One of the reasons I love genealogy is just when you think you’ve found it all, up pops something you never expected to find. While looking over the documents on http://www.fold3.com yesterday, I came across this pension application for John Button. What was surprising was that there was a letter in his application (see below) that was written by Randall Wells himself.
What I find odd about his letter in support of the application of John Button is that he says that John wasn’t in the Militia but enlisted in the regular Army. From the tone of the letter, I’m guessing he wouldn’t get a pension for just being in the Hopkinton Militia. The problem is, John was in the Militia. He was listed along with Randall as being in the Second Hopkinton Militia roll that I posted just yesterday. Who knows, maybe he was in both the Militia and the regular Army. I’d prefer to think that than to think Randall was stretching the truth.
Here’s Randall’s letter and the transcription below. Again I have (?) or xx’s denoting words I’m either not sure of or just wasn’t able to make out the handwriting of at all.
Came before me one of the Justices of the Piece for the town of Hopkinton in the County of Washington and State of Rhode Island – George Thurston Esquire of Hopkinton in said County of Washington of aged about Seventy Six years and on oath said he has been acquainted and lived in the same town and neighbor to John Button, Samuel Button + James Phillips and their family as they all belong to Hopkinton and been acquainted with them from their youth as to this time, and that he was knowing to the said John Button, Samuel Button, James Phillips all of Hopkinton Enlisting into the Army in the Revolutionary War and that they the said John, Samuel and James was absent from home for years and further remembers of their coming out of the Army towards or at the close of the war, and they was clad in the United Sates clothing remembering (?) the trimmings Button of that was on their clothes, the town of Hopkinton being located within one mile of the Connecticut line they enlisted under officers of the Revolution that lived in that state apart or all of them / and further that he was active in assisting to raise troops for the army was concerned in classes(?) when we were classes of to raise class of man and that he served many tours in the Malitia as a Captain and that the said John, Samuel and James was not in the Malitia as has been inserted on some of their applications Returned but that they were enlisted soldiers in the Revolutionary War and on the Continental Establishment, as I accepted (?) as they was a long time from home – further that they are very poor and very ignorant xxxx Remember as particular as to the service rendered as many do, the officers and soldiers whom they serve with are many of them Dead, and other emigrated to the Western Country which makes it almost impossible for them in their helpless situation to make the proof required – John Button and James Phillips application I understand is made before the Secretary of the War Department, Samuel Buttons Application has been returned, with the indication that he perform Militia duty only which must be a mistake, and from my knowing and being well acquainted with the various kinds of services rendered by officers and soldiers at the time as XXXX Malitia, State Service and Continental Service, the said John, Samuel and James did enlist into the Regular Army of the United States and was absent for a long time and I have not the least doubt, on the Continental Establishment, and I do recommend them to his Honor the Secretary of the War Department fair Claimants xxx within the manning of the Act of Congress of the 18th day of march 1818 making provision for the officers and soldiers of the Revolutionary War who are in Indigent Circumstances.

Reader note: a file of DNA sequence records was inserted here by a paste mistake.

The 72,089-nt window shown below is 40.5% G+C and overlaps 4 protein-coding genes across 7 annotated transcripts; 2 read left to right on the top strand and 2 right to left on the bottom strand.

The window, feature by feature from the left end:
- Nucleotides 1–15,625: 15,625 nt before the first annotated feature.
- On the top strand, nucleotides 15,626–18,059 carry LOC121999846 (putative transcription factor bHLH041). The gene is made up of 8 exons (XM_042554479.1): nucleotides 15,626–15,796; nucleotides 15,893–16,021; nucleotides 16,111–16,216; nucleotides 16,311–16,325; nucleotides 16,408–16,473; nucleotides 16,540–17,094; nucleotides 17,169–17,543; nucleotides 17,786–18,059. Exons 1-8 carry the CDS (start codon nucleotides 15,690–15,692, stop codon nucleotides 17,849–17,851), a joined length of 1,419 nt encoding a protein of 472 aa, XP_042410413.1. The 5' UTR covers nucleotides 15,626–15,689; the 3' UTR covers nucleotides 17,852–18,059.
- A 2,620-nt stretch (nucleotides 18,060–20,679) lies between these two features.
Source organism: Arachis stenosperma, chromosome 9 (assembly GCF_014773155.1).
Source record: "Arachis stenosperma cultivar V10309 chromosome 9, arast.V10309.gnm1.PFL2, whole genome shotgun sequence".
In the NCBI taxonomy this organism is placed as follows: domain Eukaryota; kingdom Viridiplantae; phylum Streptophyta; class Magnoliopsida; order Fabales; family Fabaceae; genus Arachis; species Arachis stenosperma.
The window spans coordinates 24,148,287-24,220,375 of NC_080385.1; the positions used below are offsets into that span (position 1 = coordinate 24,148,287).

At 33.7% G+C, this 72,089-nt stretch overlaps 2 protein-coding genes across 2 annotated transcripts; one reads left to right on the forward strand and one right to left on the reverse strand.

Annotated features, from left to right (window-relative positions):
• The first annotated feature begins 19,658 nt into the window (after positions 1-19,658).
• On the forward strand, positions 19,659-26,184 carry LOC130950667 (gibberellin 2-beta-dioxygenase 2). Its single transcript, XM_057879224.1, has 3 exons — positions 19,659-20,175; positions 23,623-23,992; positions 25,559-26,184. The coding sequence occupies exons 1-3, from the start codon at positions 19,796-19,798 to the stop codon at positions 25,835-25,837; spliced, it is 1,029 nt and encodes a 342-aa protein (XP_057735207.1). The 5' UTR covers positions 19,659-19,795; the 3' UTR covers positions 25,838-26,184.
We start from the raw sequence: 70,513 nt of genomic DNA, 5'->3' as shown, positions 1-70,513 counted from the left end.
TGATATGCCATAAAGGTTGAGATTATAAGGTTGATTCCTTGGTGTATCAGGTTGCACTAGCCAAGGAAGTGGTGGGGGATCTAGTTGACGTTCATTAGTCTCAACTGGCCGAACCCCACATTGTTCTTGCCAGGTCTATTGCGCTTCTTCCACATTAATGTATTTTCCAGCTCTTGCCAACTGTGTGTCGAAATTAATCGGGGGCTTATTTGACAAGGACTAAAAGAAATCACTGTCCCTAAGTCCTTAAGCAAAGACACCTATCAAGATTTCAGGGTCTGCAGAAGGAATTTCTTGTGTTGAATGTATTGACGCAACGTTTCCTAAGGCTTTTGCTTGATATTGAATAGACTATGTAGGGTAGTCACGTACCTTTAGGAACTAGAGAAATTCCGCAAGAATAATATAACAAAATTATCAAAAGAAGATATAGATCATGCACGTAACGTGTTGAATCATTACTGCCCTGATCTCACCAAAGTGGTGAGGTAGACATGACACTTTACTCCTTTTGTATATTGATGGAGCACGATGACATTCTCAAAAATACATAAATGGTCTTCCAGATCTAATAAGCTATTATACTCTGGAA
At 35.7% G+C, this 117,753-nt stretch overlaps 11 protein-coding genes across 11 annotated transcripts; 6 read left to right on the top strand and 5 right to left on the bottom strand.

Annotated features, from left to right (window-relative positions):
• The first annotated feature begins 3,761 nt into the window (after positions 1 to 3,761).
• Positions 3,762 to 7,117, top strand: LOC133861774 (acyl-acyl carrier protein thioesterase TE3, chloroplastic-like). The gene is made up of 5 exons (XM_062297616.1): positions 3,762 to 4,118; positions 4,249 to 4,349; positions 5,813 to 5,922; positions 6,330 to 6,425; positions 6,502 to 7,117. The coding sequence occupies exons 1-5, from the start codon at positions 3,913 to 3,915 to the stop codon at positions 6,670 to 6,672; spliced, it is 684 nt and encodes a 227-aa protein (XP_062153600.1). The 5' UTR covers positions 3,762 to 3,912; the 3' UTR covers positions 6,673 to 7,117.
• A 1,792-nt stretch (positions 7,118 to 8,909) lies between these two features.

Pasonally affirmed the xxx George Thurston xxx George Thurston of the 2 Day of February 1819 and made solemn oath to the above and within xxxx xxx or deposition
Randal Wells Justice Peace
Here is the Pension paperwork of James Stansbury mentioning Captain Randall Wells of Hopkinton.
In order to obtain the act of Congress, passed June 7, 1832.
State of Rhode Island County of Washington
On this 4th day of September 1832 personally appeared in open court, before Judges or Justices of the Court of (Crossed out) now sitting, James Stanbury – – a resident of Hopkinton in the county of Washington and State of Rhode Island, aged 79 years, who being first duly sworn to law, doth on his oath make the following declaration, in order to obtain the Act of Congress passed June 7, 1832.
That he entered the service of the United States under the following named officers, and served as herein stated
Was born in the town of Hopkinton February 1759. We have no other XXXX But our family XXX, XXX always lived in said Hopkinton before and since the Revolution. Entered the service of the Revolution 1776 a substitute for one Jonathan Rogers. Went on the shores of Point Judith and Boston Neck Long Island Sound under Capt George Thurston, Col Jesse Maxson Three months then was drafted west under Capt Randall Wells. I don’t recollect whether Col Maxson or Noyes Command. Served X months I xxx went as a substitute for my brother John Stanbury. Went to New London State of Connecticut. Was in and about Fort Trumbull and the shores of Long Island Sound. Served six months under Capt Christopher Brown – Then I went a substitute for John Williams and served three months in Fort Griswold on Groton Bank. My time was xxx xxx before the xxx of Col Ledyard xxxx Capt William Lathom – Then afterward served as a substitute for a Mr. Homes in Fort Griswold under Capt Hull. Served one month.
He hereby relinquishes every claim whatever to a pension or annuity except the present, and declares that his name is not on the Pension Roll of the Agency of any State.